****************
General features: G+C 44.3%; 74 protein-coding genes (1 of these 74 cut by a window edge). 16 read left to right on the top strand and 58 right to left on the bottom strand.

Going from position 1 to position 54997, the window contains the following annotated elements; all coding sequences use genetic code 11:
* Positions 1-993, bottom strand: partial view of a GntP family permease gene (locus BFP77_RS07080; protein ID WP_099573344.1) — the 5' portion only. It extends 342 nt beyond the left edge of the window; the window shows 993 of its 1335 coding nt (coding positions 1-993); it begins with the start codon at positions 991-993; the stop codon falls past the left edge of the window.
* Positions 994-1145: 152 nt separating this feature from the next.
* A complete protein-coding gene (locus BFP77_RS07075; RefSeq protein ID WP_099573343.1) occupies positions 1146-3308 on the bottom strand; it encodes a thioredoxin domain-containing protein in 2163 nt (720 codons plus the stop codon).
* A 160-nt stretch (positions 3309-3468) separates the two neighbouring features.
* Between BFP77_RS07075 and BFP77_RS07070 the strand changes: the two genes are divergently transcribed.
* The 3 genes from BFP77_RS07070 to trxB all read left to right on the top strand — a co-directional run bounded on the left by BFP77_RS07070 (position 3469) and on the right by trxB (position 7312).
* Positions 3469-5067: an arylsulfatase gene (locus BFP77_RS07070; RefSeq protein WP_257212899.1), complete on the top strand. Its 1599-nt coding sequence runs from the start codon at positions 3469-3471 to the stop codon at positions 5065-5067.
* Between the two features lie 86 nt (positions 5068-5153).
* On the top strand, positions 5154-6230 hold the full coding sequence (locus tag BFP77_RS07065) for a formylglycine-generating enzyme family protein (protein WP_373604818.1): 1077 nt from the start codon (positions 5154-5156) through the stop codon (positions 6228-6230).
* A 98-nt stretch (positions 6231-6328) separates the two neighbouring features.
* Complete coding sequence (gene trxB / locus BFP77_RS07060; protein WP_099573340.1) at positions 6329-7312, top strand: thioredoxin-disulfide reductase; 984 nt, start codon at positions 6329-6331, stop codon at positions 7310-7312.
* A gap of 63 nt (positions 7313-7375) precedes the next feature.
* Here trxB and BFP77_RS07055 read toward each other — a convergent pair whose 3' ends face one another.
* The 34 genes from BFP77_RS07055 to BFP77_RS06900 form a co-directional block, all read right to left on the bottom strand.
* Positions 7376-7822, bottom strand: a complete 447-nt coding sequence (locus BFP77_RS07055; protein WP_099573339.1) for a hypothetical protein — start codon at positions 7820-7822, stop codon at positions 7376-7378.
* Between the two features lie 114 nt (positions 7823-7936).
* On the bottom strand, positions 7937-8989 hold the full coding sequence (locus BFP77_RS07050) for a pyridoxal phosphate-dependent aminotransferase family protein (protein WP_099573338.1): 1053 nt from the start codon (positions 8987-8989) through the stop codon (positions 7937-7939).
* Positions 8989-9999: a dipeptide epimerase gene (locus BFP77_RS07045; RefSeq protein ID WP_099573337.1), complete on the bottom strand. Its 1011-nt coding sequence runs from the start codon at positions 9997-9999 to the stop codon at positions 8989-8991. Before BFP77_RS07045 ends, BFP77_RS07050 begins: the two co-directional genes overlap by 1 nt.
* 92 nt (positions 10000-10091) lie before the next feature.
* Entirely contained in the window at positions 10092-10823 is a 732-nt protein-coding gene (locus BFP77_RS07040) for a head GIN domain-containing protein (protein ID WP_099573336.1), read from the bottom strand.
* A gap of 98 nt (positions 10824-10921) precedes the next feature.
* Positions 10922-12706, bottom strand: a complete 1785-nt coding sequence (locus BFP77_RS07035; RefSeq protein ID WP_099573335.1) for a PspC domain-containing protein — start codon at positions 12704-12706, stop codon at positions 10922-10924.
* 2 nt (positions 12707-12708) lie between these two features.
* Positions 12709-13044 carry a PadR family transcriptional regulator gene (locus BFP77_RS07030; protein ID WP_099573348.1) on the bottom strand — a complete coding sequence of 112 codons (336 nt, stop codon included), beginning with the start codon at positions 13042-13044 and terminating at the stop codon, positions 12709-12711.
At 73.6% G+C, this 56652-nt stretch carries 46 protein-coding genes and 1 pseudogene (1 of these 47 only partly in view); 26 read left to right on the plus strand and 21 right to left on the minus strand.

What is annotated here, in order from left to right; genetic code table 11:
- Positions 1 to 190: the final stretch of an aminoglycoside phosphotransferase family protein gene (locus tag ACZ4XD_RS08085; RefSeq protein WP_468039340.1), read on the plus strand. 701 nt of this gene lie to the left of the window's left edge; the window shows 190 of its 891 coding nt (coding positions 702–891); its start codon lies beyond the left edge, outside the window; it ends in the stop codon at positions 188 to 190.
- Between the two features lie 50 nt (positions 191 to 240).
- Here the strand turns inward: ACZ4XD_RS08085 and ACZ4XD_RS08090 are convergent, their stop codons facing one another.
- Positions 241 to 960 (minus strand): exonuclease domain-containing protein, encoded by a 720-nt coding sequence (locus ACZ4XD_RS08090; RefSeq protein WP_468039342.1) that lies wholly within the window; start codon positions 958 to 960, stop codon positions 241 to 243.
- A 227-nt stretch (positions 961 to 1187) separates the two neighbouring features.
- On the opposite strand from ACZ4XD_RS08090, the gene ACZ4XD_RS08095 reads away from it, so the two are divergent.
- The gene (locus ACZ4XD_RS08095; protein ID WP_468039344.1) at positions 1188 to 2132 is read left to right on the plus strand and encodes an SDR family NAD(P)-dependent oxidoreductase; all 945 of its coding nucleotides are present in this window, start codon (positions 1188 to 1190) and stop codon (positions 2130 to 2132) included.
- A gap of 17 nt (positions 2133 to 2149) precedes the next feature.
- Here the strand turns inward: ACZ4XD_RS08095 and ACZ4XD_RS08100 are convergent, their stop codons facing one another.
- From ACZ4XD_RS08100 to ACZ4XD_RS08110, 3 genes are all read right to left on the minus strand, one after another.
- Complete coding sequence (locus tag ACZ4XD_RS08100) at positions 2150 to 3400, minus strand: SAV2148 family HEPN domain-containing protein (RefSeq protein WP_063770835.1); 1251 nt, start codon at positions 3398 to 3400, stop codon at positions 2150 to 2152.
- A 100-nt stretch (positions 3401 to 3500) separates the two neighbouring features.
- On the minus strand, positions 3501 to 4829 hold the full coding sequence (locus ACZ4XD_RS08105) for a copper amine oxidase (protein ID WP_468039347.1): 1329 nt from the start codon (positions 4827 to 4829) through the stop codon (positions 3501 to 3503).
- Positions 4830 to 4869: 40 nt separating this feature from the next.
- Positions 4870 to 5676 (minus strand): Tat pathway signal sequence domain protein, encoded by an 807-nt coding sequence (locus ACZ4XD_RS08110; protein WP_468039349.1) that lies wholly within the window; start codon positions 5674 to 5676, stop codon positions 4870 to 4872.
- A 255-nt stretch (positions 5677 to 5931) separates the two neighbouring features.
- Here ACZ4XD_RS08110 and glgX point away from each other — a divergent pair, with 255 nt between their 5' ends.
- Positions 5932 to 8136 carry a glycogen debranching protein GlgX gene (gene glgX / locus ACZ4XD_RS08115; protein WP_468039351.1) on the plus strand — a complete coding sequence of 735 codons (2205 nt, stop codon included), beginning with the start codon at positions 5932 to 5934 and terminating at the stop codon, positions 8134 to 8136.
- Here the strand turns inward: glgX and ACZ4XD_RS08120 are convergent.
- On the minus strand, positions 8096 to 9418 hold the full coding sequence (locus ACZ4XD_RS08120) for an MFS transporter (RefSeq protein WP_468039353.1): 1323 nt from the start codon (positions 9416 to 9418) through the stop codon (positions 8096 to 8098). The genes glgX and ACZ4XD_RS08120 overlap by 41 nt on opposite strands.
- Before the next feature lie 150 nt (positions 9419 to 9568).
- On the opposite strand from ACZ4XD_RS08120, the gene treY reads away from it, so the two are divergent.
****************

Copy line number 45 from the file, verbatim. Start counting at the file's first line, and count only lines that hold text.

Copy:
- Here ACZ4XD_RS08110 and glgX point away from each other — a divergent pair, with 255 nt between their 5' ends.